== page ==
24. 4 out of 5

    Connie

    Another lovely read in the Aunt Dimity series. It is best to read them in order because they build on previous books if only in small but satisfying details. The later books in the electronic publications have fewer typos than the earlier ones, and that is to the credit of the publisher, in this instance, Viking/Penguin. Author Nancy Atherton may have been referring to this series when her young character Bree says about a fictional series of books: "They're not...silly. You know right from the Another lovely read in the Aunt Dimity series. It is best to read them in order because they build on previous books if only in small but satisfying details. The later books in the electronic publications have fewer typos than the earlier ones, and that is to the credit of the publisher, in this instance, Viking/Penguin. Author Nancy Atherton may have been referring to this series when her young character Bree says about a fictional series of books: "They're not...silly. You know right from the start that each story will have a happy ending, but you can't imagine how the characters will ever get there...the books made it seem possible." And from Aunt Dimity: "A well-written book is a well-written book, regardless of the label a publisher slaps on it." The Aunt Dimity books indeed are well-written.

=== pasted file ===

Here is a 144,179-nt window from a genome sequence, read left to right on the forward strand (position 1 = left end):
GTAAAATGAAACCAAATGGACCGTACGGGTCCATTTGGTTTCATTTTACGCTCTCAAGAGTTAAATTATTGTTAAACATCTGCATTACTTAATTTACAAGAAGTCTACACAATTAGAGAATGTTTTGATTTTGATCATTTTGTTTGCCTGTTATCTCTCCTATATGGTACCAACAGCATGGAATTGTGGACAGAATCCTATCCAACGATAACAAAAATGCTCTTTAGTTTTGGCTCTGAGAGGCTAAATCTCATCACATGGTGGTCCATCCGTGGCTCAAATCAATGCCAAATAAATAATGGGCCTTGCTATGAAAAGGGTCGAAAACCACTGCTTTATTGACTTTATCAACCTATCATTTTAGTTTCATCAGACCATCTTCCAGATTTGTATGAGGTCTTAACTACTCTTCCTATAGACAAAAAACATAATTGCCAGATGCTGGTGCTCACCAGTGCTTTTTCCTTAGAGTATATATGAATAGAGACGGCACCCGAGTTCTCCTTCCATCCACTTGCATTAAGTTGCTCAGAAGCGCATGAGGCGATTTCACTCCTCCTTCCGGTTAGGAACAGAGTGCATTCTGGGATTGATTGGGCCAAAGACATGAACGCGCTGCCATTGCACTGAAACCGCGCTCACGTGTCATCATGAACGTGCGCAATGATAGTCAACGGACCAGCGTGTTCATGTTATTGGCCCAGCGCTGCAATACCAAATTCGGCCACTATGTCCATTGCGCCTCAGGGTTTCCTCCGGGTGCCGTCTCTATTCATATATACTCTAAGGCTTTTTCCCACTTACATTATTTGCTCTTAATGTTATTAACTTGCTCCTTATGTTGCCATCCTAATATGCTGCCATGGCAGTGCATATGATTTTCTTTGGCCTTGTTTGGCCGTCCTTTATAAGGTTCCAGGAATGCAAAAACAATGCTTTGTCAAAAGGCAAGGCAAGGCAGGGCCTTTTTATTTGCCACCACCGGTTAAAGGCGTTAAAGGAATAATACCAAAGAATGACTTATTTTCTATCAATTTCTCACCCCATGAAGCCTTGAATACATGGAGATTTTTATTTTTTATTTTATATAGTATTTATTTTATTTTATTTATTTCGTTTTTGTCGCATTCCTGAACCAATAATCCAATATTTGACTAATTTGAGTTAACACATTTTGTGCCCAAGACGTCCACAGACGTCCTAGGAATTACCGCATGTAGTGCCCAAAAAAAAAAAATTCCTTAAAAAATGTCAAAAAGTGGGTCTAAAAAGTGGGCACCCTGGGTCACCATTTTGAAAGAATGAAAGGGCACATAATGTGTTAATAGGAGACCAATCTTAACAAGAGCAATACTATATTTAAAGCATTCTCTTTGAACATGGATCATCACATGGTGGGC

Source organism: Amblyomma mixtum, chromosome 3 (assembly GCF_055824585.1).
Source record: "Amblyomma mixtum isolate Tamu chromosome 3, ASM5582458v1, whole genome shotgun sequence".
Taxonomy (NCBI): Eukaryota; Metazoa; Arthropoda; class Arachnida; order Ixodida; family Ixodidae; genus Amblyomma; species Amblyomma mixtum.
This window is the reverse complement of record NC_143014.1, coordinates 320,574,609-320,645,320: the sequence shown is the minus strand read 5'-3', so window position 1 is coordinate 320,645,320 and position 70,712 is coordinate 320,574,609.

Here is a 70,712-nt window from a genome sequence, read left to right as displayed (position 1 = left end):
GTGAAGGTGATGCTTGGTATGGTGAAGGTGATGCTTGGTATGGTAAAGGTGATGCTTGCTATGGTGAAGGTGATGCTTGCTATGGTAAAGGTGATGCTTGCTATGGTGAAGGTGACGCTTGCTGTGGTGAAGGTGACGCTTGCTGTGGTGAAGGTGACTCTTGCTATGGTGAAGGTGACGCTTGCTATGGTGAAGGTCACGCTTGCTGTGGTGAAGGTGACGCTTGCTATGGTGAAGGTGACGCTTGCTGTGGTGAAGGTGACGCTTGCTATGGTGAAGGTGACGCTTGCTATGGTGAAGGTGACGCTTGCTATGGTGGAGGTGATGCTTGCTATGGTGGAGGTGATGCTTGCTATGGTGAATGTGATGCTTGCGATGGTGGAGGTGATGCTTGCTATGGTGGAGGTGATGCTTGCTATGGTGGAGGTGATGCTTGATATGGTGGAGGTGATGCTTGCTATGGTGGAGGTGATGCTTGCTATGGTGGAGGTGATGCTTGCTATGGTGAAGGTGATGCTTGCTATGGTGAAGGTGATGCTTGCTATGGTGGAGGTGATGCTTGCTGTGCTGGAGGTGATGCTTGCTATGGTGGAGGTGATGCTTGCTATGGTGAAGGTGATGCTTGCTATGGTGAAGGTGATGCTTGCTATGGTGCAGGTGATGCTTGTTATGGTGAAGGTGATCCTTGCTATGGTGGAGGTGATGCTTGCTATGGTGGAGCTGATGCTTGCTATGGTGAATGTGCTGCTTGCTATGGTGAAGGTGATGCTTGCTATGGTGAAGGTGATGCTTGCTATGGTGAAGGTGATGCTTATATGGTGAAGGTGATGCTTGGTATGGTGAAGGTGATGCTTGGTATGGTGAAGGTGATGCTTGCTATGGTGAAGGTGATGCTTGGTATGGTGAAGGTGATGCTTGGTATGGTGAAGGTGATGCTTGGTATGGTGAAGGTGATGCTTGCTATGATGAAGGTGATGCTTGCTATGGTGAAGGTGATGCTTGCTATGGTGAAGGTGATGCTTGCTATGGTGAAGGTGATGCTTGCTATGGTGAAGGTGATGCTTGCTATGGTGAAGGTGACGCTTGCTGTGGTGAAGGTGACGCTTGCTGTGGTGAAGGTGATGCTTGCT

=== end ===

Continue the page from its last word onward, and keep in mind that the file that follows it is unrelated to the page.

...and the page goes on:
25. 4 out of 5

    Dina Tanners

    This is the 18th book in the Aunt Dimity series. I had stopped reading the series for a while because the newer books didn't have the charm of previous books. This one again brings that charm back. I really enjoyed it and enjoyed the story of the little girl being involved and helping her to find her "lost prince." There is a little bit about the protagonists twin boys but the main focus is on solving the mystery of the valuable antique silver sleigh salt celler missing from a private museum and This is the 18th book in the Aunt Dimity series. I had stopped reading the series for a while because the newer books didn't have the charm of previous books. This one again brings that charm back. I really enjoyed it and enjoyed the story of the little girl being involved and helping her to find her "lost prince." There is a little bit about the protagonists twin boys but the main focus is on solving the mystery of the valuable antique silver sleigh salt celler missing from a private museum and found in a little's girl's donated coat and who the little girl's 'prince' is....and why she has disappeared. I agree that this could be a good starting place for those unfamiliar with the series and may enjoy a light touch of the paranormal. It is delightful...a mystery but not about murder or anything evil.

  26. 5 out of 5

    Toby